“It was clear from the start that the application of sovereignty would be done only with agreement from the United States. Otherwise, I would have already done it a while ago,” Netanyahu told Israel’s Channel 20.
He claimed that US President Donald Trump was now “busy with other things” and that “issues of importance to Israel” were not a top priority for Washington at the moment.
The annexation, which is part of Trump’s "peace plan" for the region, was originally slated to begin in July. Under the White House plan, Israel would absorb 30 percent of the occupied territory that it captured from Jordan during the 1967 Six Day War. The rest of the West Bank would be governed by Palestinians, but security and border policy would be decided by Israel.
More than 460,000 Israelis live in these settlements, built in violation of international laws, and the annexation will strip the Palestinians of a significant chunk of their territory. Palestinian factions denounced the proposal as dead on arrival.
However, the Trump administration has reportedly been unwilling to give final approval to push forward with annexation.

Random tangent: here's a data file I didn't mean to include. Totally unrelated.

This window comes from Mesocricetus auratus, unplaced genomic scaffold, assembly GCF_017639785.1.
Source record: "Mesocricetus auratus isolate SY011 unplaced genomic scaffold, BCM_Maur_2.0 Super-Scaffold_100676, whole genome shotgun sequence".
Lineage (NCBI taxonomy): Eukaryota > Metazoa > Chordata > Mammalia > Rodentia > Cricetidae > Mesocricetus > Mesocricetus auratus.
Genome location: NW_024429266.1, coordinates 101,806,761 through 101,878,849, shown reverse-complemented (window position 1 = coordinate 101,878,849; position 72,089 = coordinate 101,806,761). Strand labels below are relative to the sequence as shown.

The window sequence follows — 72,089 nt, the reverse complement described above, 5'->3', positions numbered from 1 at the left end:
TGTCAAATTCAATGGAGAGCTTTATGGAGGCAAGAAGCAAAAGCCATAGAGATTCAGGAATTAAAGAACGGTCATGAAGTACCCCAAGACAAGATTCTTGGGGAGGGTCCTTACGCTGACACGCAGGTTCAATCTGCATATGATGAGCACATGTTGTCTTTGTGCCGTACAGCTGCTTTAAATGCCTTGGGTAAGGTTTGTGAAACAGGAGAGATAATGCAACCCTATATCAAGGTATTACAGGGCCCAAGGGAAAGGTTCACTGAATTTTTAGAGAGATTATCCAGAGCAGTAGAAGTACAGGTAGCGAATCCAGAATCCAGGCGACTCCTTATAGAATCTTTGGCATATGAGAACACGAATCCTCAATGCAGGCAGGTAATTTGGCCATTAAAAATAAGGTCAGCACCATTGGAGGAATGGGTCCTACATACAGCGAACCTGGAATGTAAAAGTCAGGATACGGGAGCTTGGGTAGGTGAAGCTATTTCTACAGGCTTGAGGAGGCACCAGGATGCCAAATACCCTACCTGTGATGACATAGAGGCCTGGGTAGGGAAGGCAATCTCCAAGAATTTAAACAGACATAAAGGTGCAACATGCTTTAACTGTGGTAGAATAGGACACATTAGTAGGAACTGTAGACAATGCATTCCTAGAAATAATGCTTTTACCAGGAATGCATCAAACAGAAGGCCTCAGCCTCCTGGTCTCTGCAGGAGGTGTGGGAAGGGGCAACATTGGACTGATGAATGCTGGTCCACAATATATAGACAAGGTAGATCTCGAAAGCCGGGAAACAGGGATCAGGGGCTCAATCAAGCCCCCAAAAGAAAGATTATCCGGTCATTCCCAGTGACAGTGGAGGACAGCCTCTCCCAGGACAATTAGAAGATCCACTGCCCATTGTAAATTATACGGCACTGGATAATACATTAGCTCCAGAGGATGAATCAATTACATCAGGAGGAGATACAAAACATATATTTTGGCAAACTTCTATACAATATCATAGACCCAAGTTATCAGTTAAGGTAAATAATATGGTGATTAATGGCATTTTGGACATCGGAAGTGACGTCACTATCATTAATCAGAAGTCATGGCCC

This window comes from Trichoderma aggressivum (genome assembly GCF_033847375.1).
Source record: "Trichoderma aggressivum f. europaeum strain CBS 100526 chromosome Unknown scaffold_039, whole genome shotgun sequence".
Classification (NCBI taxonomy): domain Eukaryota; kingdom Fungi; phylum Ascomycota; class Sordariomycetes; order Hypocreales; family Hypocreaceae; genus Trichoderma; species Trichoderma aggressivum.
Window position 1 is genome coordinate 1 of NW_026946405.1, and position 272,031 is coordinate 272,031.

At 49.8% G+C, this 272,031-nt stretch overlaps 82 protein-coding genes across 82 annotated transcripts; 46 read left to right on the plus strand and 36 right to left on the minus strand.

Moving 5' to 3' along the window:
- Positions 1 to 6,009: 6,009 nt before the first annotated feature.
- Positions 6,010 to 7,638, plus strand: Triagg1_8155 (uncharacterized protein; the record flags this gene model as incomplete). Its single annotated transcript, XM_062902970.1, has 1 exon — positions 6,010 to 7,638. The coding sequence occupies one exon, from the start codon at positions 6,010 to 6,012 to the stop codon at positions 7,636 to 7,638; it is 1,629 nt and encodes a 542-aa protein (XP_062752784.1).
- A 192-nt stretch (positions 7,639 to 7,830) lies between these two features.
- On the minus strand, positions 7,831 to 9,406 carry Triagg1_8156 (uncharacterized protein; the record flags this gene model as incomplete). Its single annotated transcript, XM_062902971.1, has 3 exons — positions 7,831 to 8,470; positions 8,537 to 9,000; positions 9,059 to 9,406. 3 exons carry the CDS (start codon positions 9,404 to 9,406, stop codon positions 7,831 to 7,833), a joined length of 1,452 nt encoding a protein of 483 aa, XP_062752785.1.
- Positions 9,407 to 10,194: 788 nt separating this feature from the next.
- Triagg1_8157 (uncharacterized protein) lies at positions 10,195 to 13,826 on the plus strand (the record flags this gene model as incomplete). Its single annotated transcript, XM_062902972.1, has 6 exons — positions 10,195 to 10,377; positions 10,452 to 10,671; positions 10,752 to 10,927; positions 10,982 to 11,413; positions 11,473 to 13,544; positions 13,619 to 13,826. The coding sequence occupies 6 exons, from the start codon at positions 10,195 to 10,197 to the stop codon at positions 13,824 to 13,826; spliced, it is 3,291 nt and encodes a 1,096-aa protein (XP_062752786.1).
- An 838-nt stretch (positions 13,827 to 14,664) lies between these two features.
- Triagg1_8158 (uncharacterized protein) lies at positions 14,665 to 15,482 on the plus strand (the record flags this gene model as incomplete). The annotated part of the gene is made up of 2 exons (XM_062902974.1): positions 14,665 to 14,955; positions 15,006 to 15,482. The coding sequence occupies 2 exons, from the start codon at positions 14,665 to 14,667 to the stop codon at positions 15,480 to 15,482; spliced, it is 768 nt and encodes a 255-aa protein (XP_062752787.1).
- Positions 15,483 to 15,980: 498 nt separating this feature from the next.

Netanyahu said at the start of August that he was waiting for Washington’s signal to “apply sovereignty” to the West Bank.
Although the White House was initially supportive of annexation, the plan has received near-unanimous opposition in the international community.
If the annexation doesn’t occur in the coming weeks, it’s possible that it could be halted indefinitely. Netanyahu is currently in a budget battle with Alternate Prime Minister Benny Gantz. If a budget isn’t passed by the end of August, Israel would be forced to hold another election, putting annexation on hold for the foreseeable future. There are also fears in Tel Aviv that they could lose support for the move if Trump fails to secure re-election in November.